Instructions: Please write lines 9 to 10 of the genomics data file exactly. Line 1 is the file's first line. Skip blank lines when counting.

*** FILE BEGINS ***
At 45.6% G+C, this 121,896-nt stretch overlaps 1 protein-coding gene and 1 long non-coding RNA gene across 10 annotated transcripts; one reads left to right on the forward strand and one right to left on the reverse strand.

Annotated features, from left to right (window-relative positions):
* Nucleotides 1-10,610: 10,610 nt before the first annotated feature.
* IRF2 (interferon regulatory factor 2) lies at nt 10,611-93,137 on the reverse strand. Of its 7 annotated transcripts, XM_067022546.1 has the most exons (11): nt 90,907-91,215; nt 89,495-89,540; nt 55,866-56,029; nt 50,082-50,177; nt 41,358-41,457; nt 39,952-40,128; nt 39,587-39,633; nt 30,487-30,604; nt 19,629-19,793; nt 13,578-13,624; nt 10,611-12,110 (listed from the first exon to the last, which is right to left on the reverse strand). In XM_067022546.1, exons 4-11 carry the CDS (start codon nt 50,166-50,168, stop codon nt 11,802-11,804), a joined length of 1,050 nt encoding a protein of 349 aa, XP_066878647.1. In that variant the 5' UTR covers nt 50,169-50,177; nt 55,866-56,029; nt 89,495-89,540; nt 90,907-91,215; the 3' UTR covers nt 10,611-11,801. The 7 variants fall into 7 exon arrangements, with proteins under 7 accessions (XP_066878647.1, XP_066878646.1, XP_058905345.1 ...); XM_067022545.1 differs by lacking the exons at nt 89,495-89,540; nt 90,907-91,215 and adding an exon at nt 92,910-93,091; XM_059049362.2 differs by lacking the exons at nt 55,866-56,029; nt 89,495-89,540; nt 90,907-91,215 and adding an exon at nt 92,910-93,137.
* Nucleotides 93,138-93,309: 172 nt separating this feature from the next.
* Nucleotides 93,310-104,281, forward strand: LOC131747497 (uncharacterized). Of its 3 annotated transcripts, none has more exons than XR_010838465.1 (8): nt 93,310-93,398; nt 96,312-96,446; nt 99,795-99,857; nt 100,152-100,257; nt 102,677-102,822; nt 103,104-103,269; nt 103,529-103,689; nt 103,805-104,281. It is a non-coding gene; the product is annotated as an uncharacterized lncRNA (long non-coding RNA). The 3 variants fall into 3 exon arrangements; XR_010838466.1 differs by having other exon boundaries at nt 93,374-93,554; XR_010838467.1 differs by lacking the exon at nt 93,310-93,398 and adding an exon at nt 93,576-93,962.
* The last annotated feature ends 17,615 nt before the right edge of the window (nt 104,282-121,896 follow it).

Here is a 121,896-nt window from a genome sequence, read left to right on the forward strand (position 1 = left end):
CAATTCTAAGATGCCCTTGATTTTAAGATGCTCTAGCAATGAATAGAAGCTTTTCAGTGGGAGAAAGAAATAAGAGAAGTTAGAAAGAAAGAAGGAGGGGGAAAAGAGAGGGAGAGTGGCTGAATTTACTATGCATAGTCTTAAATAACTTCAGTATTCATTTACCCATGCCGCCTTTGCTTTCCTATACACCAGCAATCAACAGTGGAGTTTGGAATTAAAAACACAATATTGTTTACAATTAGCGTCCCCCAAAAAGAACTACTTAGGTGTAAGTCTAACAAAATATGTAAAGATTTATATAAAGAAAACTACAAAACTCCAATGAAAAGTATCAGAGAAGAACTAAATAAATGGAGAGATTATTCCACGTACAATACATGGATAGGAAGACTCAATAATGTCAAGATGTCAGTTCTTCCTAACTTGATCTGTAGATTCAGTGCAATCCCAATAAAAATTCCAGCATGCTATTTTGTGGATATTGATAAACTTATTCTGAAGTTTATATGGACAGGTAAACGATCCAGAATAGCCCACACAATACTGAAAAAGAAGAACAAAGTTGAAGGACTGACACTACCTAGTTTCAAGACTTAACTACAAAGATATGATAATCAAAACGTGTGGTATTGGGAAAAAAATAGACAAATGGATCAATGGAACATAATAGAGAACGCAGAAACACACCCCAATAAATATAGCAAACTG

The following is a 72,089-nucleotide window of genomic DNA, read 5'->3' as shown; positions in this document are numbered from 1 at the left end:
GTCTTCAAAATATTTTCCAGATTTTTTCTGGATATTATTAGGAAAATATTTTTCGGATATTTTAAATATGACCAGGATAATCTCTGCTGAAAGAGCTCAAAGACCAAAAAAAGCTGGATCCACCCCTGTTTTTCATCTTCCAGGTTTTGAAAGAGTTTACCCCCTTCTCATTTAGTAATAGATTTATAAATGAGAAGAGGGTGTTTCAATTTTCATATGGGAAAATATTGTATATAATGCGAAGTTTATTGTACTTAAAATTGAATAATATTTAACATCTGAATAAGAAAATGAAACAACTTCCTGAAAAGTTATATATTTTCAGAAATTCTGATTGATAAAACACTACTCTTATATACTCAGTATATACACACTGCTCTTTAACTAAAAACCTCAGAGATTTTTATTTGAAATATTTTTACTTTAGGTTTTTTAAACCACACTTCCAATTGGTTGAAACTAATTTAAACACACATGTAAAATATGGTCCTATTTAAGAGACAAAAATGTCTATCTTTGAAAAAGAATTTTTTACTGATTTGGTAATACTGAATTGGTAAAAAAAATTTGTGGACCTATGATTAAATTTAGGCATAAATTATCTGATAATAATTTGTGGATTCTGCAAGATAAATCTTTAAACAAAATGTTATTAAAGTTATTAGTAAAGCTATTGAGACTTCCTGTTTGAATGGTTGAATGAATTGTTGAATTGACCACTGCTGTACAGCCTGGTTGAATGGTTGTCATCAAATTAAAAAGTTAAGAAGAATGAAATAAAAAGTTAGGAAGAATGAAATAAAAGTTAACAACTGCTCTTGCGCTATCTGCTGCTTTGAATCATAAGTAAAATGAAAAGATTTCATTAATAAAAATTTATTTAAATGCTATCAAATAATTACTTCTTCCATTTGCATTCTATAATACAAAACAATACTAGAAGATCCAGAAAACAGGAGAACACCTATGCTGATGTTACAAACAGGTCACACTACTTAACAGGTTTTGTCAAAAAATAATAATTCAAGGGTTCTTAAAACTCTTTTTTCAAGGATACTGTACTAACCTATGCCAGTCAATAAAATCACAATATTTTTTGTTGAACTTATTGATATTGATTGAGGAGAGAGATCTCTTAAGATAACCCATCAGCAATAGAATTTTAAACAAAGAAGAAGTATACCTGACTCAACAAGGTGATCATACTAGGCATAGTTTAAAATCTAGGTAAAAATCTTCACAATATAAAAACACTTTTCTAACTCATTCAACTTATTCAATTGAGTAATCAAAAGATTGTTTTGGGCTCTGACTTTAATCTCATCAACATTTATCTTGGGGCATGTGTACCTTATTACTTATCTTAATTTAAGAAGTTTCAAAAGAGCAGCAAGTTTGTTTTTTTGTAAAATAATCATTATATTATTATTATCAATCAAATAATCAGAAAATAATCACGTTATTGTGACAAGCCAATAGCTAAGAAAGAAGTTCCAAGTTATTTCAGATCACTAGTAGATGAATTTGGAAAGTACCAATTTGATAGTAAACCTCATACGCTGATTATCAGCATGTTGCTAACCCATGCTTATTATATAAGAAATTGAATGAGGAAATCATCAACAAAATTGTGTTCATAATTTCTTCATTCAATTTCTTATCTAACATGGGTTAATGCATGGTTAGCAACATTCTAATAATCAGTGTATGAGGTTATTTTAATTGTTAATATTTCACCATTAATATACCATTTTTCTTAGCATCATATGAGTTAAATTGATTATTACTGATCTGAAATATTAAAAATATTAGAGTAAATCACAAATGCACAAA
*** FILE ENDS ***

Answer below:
CAATTCTAAGATGCCCTTGATTTTAAGATGCTCTAGCAATGAATAGAAGCTTTTCAGTGGGAGAAAGAAATAAGAGAAGTTAGAAAGAAAGAAGGAGGGGGAAAAGAGAGGGAGAGTGGCTGAATTTACTATGCATAGTCTTAAATAACTTCAGTATTCATTTACCCATGCCGCCTTTGCTTTCCTATACACCAGCAATCAACAGTGGAGTTTGGAATTAAAAACACAATATTGTTTACAATTAGCGTCCCCCAAAAAGAACTACTTAGGTGTAAGTCTAACAAAATATGTAAAGATTTATATAAAGAAAACTACAAAACTCCAATGAAAAGTATCAGAGAAGAACTAAATAAATGGAGAGATTATTCCACGTACAATACATGGATAGGAAGACTCAATAATGTCAAGATGTCAGTTCTTCCTAACTTGATCTGTAGATTCAGTGCAATCCCAATAAAAATTCCAGCATGCTATTTTGTGGATATTGATAAACTTATTCTGAAGTTTATATGGACAGGTAAACGATCCAGAATAGCCCACACAATACTGAAAAAGAAGAACAAAGTTGAAGGACTGACACTACCTAGTTTCAAGACTTAACTACAAAGATATGATAATCAAAACGTGTGGTATTGGGAAAAAAATAGACAAATGGATCAATGGAACATAATAGAGAACGCAGAAACACACCCCAATAAATATAGCAAACTG

The following is a 72,089-nucleotide window of genomic DNA, read 5'->3' as shown; positions in this document are numbered from 1 at the left end: